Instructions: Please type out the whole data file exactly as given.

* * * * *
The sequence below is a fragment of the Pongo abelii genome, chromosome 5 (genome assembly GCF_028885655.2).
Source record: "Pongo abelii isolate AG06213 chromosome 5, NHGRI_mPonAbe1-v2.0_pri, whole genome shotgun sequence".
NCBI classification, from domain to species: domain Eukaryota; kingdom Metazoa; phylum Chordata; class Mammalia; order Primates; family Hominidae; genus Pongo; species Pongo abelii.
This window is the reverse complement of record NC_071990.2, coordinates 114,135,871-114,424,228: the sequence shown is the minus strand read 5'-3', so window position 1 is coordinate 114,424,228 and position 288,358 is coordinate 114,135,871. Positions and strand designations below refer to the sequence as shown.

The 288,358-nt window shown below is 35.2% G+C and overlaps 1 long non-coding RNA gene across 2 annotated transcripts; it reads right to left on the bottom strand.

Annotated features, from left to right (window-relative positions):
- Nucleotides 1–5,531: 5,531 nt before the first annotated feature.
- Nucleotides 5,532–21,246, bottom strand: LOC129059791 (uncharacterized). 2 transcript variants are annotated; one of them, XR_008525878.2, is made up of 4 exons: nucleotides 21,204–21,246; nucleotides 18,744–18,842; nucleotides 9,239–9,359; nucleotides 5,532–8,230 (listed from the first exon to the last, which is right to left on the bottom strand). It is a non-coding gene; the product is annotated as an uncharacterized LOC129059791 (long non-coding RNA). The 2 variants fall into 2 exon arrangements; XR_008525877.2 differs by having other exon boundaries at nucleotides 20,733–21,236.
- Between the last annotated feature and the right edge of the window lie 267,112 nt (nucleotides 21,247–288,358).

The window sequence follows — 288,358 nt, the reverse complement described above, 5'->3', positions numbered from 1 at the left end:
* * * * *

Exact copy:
The sequence below is a fragment of the Pongo abelii genome, chromosome 5 (genome assembly GCF_028885655.2).
Source record: "Pongo abelii isolate AG06213 chromosome 5, NHGRI_mPonAbe1-v2.0_pri, whole genome shotgun sequence".
NCBI classification, from domain to species: domain Eukaryota; kingdom Metazoa; phylum Chordata; class Mammalia; order Primates; family Hominidae; genus Pongo; species Pongo abelii.
This window is the reverse complement of record NC_071990.2, coordinates 114,135,871-114,424,228: the sequence shown is the minus strand read 5'-3', so window position 1 is coordinate 114,424,228 and position 288,358 is coordinate 114,135,871. Positions and strand designations below refer to the sequence as shown.

The 288,358-nt window shown below is 35.2% G+C and overlaps 1 long non-coding RNA gene across 2 annotated transcripts; it reads right to left on the bottom strand.

Annotated features, from left to right (window-relative positions):
- Nucleotides 1–5,531: 5,531 nt before the first annotated feature.
- Nucleotides 5,532–21,246, bottom strand: LOC129059791 (uncharacterized). 2 transcript variants are annotated; one of them, XR_008525878.2, is made up of 4 exons: nucleotides 21,204–21,246; nucleotides 18,744–18,842; nucleotides 9,239–9,359; nucleotides 5,532–8,230 (listed from the first exon to the last, which is right to left on the bottom strand). It is a non-coding gene; the product is annotated as an uncharacterized LOC129059791 (long non-coding RNA). The 2 variants fall into 2 exon arrangements; XR_008525877.2 differs by having other exon boundaries at nucleotides 20,733–21,236.
- Between the last annotated feature and the right edge of the window lie 267,112 nt (nucleotides 21,247–288,358).

The window sequence follows — 288,358 nt, the reverse complement described above, 5'->3', positions numbered from 1 at the left end: